Thanks to Megan Auman for inspiring this reflection. Now I’d like to hear from you.

What were the 3 best things you did for your business and brand in 2011? Tell me in the comments. And Happy New Year!

Photo by Powi.

{ 11 comments… read them below or add one }

Victoria Hayden December 29, 2011 at 5:58 pm


I just opened my online business this year after I launched my first home decor/linens line.  This insight that you shared has me really thinking about what I need to improve upon and especially as a new business for 2012! Thank you for sharing your own experience and helping others to grow too! Wishing you a New Year ahead filled with many new endeavors and success!! Have a wonderful week!



Abby Kerr December 29, 2011 at 6:02 pm

Hi, Victoria! —

Thanks for commenting. Glad to hear you’re feeling momentum from what I shared here. I, too, love learning from other people’s business experiences and reflections. Wishing you a 2012 of fabulous growth with your home decor/linens line! :)


Anonymous December 29, 2011 at 6:59 pm

What a fantastic idea Abby! I might do the same. When it comes to my business I am FAMOUS for focusing on what isn’t right and fixing it and I never talk about what I do right and it’s a good practice. I am really curious to see what I come up with because it isn’t something I usually do. It is great to get a sneak peek at the interworkings on your brand! I want to know more! So mysterious! haha. 

I really connected with all of these but especially the no guru thing. That is a HUGE part of my business and point-of-view so I loved that you said that. And I am the same way about “teachers” I have SO FEW businesses I really love and trust ( yours being one of them!) and I need to cultivate that some more. I am such a DIY type that I get all my advice on the go or when I feel lost about something so I never really get a constant stream of inspiration unless I take a class

And the brain trust sounds awesome! I have a ton of people I really like and talk to but none of us are on the exact same page (mostly because I move REALLY fast) but I really want to make that a point in the new year! 

I think i’ll do this on my site too! Thanks for the inspiration! I wasn’t sure how to properly address such a BIG year :)


Abby Kerr December 29, 2011 at 7:14 pm

I hear you, Shenee! 2011 was a *big* year for almost everyone I know.

You are indeed a quick implementer in your brand — you don’t let grass grow under your feet!

Interesting input here from you about your not connecting full-on with many/any teachers/mentors up to this point. Wonder what it would take for you to feel as if you’ve found your mentor-type person. Or maybe the hunter-gatherer learning style works for you. Own it!

Looking forward to seeing your post! :)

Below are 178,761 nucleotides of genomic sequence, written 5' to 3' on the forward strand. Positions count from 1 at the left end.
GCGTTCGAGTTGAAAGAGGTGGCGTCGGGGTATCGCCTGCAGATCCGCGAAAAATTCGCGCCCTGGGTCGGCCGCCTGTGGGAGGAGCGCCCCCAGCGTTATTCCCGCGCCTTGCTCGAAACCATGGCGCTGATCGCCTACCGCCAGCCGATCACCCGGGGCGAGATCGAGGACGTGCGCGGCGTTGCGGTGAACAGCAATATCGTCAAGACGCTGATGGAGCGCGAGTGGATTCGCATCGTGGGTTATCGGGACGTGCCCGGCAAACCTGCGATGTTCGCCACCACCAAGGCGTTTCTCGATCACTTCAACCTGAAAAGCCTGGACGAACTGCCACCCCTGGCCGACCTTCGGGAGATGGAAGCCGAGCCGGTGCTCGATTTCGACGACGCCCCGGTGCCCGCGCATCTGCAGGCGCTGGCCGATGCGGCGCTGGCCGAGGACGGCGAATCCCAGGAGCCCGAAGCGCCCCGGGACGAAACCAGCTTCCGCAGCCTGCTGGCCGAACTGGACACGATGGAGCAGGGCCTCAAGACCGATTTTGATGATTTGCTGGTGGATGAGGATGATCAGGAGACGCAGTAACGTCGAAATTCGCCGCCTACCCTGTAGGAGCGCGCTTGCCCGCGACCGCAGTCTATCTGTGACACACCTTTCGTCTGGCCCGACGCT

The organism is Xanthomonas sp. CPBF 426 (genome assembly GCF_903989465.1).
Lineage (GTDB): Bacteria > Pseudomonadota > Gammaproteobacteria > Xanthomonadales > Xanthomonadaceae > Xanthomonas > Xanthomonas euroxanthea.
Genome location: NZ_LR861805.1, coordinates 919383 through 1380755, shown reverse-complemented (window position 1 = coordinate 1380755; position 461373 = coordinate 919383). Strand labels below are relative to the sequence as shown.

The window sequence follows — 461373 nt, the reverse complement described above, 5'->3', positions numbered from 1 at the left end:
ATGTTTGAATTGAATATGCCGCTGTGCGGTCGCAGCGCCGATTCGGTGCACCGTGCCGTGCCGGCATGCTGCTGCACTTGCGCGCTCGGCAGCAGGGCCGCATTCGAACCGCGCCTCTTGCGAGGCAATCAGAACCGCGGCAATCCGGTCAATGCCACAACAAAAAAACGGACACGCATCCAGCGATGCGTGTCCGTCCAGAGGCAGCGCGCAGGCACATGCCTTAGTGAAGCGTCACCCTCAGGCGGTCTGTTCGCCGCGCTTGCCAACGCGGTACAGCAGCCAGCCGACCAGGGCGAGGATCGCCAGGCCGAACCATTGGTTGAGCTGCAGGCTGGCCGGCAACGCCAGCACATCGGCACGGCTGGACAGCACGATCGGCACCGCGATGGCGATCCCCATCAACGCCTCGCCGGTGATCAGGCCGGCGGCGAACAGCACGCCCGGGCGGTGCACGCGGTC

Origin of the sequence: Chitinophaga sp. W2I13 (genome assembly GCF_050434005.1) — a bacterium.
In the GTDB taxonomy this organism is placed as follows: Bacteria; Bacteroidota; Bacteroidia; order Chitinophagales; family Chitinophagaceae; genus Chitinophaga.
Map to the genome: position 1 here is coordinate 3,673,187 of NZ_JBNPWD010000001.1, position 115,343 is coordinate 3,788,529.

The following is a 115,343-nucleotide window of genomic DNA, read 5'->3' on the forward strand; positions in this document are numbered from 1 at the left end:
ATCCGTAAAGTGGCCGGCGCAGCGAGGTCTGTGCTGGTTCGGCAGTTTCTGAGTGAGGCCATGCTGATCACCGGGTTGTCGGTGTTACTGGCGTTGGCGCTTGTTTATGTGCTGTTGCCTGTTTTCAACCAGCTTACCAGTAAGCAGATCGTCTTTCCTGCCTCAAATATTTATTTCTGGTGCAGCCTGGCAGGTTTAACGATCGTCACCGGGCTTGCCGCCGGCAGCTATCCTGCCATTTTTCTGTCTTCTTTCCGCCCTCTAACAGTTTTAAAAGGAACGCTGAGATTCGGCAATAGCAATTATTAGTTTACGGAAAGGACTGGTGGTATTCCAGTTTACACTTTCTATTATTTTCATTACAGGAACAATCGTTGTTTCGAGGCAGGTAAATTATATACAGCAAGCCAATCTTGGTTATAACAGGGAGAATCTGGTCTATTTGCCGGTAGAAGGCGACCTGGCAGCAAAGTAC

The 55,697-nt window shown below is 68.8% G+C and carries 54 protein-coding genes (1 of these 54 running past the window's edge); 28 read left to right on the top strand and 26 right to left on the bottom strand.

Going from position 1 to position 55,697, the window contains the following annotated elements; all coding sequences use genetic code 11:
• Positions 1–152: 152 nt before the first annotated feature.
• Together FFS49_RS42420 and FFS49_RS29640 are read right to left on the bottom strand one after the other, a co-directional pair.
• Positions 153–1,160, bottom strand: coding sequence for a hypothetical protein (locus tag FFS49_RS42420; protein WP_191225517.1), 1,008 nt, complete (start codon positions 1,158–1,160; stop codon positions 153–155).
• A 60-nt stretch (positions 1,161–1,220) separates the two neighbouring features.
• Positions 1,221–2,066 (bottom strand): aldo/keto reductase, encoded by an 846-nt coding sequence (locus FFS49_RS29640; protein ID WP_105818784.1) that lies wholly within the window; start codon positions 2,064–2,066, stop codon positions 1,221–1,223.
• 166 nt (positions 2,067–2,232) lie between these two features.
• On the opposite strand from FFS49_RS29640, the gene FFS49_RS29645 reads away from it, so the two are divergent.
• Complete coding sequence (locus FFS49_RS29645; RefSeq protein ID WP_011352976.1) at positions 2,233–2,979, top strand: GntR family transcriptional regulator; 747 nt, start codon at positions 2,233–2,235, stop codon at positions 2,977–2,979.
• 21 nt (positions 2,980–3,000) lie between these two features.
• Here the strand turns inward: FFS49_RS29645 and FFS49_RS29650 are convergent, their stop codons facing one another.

Anonymous December 29, 2011 at 7:31 pm

I just wanted to stop by and say I love doing this! Awesome exercise. I just got back from vacation and dipping very slowly back into business and this is a PERFECT way to ease into it all without blowing a gasket — it’s a GREAT exercise so far and is leaving me inspired. I’ll link to it when it’s done. thanks! 

Indeed! I wonder if my quick to implement is good or bad? I can never decide. I always wish to be more patient but I talk to people who would want nothing better than to be faster at things and I appreciate it more. 

About mentors — I am a very intuitive person and so when I interact with businesses, I get a good sense of who they seem to be and their intentions and if something feels off or if I have a weird experience I can’t read/buy from them. EVEN if they might have great information. By nature, I don’t invest much money in businesses because of the fast evolution so I think I should just embrace that. Never heard it referred to it as “hunting and gathering”! Love that! 


Laureen Marchand December 31, 2011 at 1:43 pm

It was a year, wasn’t it? Learning/expanding/consolidating/growing/letting go – no wonder we’re all so tired! For my business, the three best things I did were 1) leaping into the interwebs (all that knowledge and mentorship!); 2) expanding my business (new website, blog-with-plans, wider influence); 3) coming back to my first true love, my own artwork (the source of all energy). Whew. And you were part of the changes. ( Thank you.


Abby Kerr December 31, 2011 at 5:41 pm

Laureen —

Thank you for this lovely comment. Thrilled to hear that you’ve reconnected to your first true love — your artwork. {Reconnecting to mine — fiction writing — is on my list of dreams & goals for 2012!} Wishing you so much creative space & momentum in the New Year. :)


Laura Simms January 16, 2012 at 3:58 pm

Abby, this is dynamite. I lurve sneak peeks into businesses I admire. I recently reached out to a peer for some feedback on a project I was working on. I hesitated because she’s a coach, and I didn’t want her to fee like I was angling for free coaching. It ended up being a great exchange and strengthened our relationship. 

Thanks for this post, and I’d happily lap more details about any of the points you listed. Wishing you a great 2012!


Abby Kerr January 16, 2012 at 4:54 pm

Hey, Laura! —

Thanks for commenting. :)

I, too, love the inside peak post. Glad to hear your Worthy Peer came through for you and that she’s getting value out of the exchange, too.

Looking forward to sharing much more in 2012.


Ricardo Bueno January 16, 2012 at 6:09 pm

Really liked #3 – raising your prices. And not for reasons of “financial reward,” but because I think you’re right, people who question or try to negotiate simply on price, aren’t the right people. 
For years, I had a hard time with this. And when I was a solo-preneur, I really struggled with it because I wanted to accommodate everybody. It wasn’t until I stood my ground that my business improved. So good on you!


Abby Kerr January 16, 2012 at 7:03 pm

Hey, Ricardo! —

Thanks for sharing your experience on raising prices. Interestingly, in my 6 years as a small business owners across two industries, I’ve never heard *anyone* say that raising prices has not been one of the best decisions they’ve ever made in their biz. Good things happen when we scale upward, no matter what the application.